Lifestyle change vs early retirement

Discovering the FI/ER (Financial Independence / Early Retirement) movement has changed my life in more ways than most people probably realise. This year I’m aiming to eat 80% of my food at home, other homes or for free, I walk or cycle or take the bus into work as much as I can, I average a taxi or less a month, have savings & a pension and pay cash upfront for everything. Yesterday, I went to a paid comedy show for the first time in two years.

This is a far cry from the years I spent racking up debt because I didn’t think anything of spending £50 on an evening dining out several times a week, paid for the gym even when I never went, forked out £70+ a month on a Sky subscription and took Ubers to work almost everyday. One of my motivations for this change in lifestyle has been because I aspire to make work optional by 2028, when I will turn 45.

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Mussels for dinner – yum! Luxuriously thrifty dining is one of my favourite hobbies

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A plan to examine the possibility of shifting the goal posts

I want to do better. It seems a bit pointless to write post after post in this vein but I really want to do better and there is currently a disconnect. When I first started this financial journey, I was in a dire state. I had no savings. I had over £30,000 of debt and was unsure about how much I owed. I didn’t have a place to stay because I was subletting my room to pay the bills. I had a frayed relationship with my family because they were tired of my irresponsible behaviour and frivolous spending. My 2 closest friends were barely speaking to me. I’d lost my girlfriend. My life was fraught with the direct consequences of poor financial decisions. It was kind of easy to make changes because I needed to change to survive. One year on, things are better, more stable and there isn’t a burning need to change further.

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Celebrating life in Madrid last year

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Draft 3: Liberty in 12 years with a mini-break

I’m at home today, the third and final day of an emergency trip home to visit my dad who’s not had the best of health this 2017. I’ve been grateful that I could come and visit at short notice and that all my siblings showed up this weekend to visit me. It’s the first time since November 2014 that we’ve all been in the same place and I feel nothing but love and gratitude for this opportunity. There’s a small downside, however! My flights here will take up 12 hours by the time I get back to London and I’d have only spent about 24 quality hours with my dad before I leave. It’s only because I’m currently beholden to work and could not, in good conscience, abandon my colleagues for longer than this whilst we were in the middle of the most important phase of our delivery cycle. So, this morning I woke up and just had to make another attempt at a FIRE PLAN.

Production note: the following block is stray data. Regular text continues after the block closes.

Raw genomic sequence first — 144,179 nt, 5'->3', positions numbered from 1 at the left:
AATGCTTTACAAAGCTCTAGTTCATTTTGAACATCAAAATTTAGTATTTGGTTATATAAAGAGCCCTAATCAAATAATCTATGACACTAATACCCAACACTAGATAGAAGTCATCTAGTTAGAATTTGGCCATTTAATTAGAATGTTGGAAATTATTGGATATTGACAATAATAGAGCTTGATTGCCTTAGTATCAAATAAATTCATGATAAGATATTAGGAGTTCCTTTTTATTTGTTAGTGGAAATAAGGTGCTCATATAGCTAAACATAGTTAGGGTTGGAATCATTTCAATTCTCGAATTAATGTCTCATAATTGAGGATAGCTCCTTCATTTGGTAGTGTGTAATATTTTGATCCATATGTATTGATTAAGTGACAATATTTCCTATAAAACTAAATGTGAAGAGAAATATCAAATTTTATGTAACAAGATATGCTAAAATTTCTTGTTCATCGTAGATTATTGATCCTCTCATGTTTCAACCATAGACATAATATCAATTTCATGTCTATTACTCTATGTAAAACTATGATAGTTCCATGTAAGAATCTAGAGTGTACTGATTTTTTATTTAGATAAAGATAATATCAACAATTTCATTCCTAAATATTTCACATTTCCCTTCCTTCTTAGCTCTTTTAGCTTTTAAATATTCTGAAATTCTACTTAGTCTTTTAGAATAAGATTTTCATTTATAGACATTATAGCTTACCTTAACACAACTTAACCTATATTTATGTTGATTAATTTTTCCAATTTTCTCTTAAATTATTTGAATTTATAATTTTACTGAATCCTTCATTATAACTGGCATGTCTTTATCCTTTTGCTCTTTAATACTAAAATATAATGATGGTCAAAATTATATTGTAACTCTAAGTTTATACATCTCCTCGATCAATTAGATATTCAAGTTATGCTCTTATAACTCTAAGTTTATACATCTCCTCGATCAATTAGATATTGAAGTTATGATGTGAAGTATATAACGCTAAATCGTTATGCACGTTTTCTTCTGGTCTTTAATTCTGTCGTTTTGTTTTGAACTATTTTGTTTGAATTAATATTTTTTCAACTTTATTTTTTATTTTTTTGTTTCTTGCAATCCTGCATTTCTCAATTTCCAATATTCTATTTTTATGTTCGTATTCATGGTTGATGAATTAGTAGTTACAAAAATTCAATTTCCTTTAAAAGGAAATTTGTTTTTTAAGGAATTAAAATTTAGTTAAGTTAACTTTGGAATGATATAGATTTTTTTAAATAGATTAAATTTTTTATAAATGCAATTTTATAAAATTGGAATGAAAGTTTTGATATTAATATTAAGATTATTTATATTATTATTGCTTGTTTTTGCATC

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Hopefully there will be many more days like this one even as I plan for FIRE

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Unnatural frugality

It’s two thirds of the way through March and I’ve failed [yet again] another challenge of mine. I went 18 days before I capitulated and spent £15.75 on a Sunday roast after a hard game of football. This roast dinner came right after a work trip to Milan where I was able to indulge (courtesy of my company) on some rather splendid meals with my colleagues. I had no will when hunger struck to wait till I could go home and cook something. These aren’t excuses, just facts.

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My ‘one day’ list | A gradual transition to ‘one day’ from today.

How many times have you thought about doing something, or read about someone else’s achievement, and thought “I want to do that, but I’ll do it one day”? I bet it happens a lot. I’d even bet that it’s happened once this week. With the number of things and people and skills I admire, I’d argue I experience this at least once a week. It’s otherwise known as the bucket list but I haven’t used that term because apparently that’s a millennial thing and apparently I’m not a millennial. Continue reading

Draft 2: liberty within 12 years

I had a conversation a couple of weeks ago with one of my more frugal friends. We used to live together and she was my saving grace when I needed someone to help me manage my finances. Let’s call her Sasha. Sasha lived in the smallest room in our 3 bed house, paying less rent and owning the least amount of stuff. She shops at Lidl – she swears by their cheap organic produce – and cooks a lot of her meals at home. She spends only on what matters to her – food, relationships, craft beer and travel – and buys good quality clothes and shoes in order to get durability and long wear out of them. She shops for deals and has a decent source of passive income. In our conversation, she revealed me that for the last 2 and a half years, she’s been putting away 50% of her salary in her pension.

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Finding motivation in the oddest way

It’s the third week of November and a quick glance at my spend tracking spreadsheet shows that I’ve decimated the budgets for the last 3/4 weeks. For the first time since August I’m a little bit clueless about how much I should have in my given accounts even though I know my balances and how much I’ve spent give/take a couple of contactless payments I made last week. I’ve spent frivolously (£15.50 Cookhouse Joe’s lunch I’m looking at you), generously (£416 towards my parent’s Airbnb stay since they’ve been visiting me in London) and to save money on a future purchase (£16.80 on 2 tubs of Bodyshop’s hemp body butter because this is the only thing that prevents my super dry winter skin and I got 40% off on the day). Continue reading